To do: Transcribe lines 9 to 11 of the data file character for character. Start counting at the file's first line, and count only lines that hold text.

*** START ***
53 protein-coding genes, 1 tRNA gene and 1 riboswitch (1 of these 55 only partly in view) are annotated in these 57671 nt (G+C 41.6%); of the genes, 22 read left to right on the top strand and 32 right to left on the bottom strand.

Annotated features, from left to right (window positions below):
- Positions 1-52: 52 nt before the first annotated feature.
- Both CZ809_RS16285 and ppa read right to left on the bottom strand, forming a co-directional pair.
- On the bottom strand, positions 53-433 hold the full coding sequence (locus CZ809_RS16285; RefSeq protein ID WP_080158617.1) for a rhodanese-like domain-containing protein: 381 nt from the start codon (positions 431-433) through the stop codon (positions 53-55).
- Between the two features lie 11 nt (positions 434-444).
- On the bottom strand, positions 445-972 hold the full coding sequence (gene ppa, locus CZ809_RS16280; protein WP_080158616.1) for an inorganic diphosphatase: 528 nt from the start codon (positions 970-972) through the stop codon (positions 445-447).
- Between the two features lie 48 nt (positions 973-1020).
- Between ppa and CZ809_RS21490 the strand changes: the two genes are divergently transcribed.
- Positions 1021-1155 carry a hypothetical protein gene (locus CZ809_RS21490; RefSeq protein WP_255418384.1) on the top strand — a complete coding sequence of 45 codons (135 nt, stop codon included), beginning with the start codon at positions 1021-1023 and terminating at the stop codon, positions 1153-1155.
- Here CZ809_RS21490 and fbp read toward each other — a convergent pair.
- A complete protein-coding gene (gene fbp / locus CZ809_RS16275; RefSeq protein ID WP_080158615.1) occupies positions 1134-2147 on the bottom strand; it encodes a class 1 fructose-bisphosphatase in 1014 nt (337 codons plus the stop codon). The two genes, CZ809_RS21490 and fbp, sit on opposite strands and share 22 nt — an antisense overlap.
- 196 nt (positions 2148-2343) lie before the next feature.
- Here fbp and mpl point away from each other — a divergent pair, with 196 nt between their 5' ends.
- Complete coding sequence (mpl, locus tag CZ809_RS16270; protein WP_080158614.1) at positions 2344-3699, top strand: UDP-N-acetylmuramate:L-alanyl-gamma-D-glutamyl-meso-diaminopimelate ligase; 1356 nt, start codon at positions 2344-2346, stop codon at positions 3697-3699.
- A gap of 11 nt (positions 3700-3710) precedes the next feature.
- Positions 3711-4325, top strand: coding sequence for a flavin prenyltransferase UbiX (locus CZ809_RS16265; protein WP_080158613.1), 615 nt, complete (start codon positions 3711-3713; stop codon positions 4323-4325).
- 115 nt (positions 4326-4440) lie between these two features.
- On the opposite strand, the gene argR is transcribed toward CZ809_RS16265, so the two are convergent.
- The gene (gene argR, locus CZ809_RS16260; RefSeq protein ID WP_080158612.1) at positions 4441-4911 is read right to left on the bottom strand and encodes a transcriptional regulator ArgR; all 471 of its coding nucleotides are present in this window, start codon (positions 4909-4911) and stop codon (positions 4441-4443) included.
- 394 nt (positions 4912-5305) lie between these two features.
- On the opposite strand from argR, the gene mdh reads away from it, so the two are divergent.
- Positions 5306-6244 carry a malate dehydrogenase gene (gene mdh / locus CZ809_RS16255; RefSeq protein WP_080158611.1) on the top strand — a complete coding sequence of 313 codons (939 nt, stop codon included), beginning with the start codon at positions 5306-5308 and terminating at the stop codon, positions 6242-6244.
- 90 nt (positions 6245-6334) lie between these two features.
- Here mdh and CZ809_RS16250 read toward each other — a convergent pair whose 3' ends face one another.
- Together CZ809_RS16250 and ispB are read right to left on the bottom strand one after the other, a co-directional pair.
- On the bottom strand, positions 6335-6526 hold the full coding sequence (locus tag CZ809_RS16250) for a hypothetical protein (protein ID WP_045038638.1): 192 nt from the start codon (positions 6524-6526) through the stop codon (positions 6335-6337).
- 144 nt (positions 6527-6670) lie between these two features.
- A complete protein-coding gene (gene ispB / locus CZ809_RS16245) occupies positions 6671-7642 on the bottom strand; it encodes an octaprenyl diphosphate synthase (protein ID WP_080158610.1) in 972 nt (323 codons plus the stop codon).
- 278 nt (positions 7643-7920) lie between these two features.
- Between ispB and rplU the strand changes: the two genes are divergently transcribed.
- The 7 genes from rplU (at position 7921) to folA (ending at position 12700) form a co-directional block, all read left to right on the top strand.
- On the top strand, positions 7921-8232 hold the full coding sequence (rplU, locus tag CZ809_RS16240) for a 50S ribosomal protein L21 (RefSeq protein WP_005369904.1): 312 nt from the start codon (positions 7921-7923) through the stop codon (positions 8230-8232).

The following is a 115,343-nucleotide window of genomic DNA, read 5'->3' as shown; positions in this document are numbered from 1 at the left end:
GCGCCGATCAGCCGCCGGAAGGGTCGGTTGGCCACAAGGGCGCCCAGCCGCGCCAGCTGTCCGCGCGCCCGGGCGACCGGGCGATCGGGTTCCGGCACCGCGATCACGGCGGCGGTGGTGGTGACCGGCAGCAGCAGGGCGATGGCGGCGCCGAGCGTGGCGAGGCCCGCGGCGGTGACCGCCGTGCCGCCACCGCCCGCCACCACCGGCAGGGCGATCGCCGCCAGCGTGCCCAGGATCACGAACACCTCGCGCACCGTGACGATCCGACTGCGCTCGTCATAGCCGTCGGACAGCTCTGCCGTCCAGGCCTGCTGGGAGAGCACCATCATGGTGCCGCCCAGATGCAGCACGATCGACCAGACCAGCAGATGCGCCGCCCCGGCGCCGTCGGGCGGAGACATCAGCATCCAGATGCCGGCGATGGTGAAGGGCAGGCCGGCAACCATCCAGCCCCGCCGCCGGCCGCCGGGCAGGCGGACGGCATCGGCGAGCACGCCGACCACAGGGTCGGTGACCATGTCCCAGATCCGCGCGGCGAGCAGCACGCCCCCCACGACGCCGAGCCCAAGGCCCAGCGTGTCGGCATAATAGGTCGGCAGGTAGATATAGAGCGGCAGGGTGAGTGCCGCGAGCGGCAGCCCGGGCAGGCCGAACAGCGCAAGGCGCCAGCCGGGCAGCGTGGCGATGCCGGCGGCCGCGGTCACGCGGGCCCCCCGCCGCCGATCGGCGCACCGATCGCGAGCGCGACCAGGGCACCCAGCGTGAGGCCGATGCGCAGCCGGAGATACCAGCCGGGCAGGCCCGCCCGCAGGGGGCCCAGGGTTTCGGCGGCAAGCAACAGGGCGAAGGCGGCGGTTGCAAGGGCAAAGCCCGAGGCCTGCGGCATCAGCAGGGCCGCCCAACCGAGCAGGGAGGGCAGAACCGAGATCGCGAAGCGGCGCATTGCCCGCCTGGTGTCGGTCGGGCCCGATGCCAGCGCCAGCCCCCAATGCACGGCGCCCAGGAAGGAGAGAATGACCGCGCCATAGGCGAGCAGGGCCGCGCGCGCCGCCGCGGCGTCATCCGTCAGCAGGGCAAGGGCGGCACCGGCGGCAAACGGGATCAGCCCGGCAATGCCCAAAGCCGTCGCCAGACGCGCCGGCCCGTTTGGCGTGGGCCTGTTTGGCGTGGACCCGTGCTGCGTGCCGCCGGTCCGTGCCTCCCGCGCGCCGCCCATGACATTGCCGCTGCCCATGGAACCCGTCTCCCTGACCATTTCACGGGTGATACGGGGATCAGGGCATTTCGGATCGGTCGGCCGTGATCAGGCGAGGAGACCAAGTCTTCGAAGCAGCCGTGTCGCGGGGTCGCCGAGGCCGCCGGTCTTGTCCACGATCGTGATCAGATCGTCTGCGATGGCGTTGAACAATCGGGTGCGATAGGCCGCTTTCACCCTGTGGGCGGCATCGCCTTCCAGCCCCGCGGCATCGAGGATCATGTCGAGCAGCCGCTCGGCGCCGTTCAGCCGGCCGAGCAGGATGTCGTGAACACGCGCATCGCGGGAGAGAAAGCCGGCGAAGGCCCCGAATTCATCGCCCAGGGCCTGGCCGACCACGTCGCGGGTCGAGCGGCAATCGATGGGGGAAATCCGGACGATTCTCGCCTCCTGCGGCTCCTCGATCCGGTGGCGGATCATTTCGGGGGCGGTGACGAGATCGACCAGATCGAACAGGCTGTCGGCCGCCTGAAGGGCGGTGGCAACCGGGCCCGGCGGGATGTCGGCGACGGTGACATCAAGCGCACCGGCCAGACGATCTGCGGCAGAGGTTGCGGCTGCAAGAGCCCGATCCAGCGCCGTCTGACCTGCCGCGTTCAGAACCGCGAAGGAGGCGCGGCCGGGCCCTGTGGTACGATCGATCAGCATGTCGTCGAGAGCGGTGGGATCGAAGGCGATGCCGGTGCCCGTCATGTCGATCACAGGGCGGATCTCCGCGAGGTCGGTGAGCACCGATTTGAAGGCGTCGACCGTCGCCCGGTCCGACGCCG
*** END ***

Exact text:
- Between ppa and CZ809_RS21490 the strand changes: the two genes are divergently transcribed.
- Positions 1021-1155 carry a hypothetical protein gene (locus CZ809_RS21490; RefSeq protein WP_255418384.1) on the top strand — a complete coding sequence of 45 codons (135 nt, stop codon included), beginning with the start codon at positions 1021-1023 and terminating at the stop codon, positions 1153-1155.
- Here CZ809_RS21490 and fbp read toward each other — a convergent pair.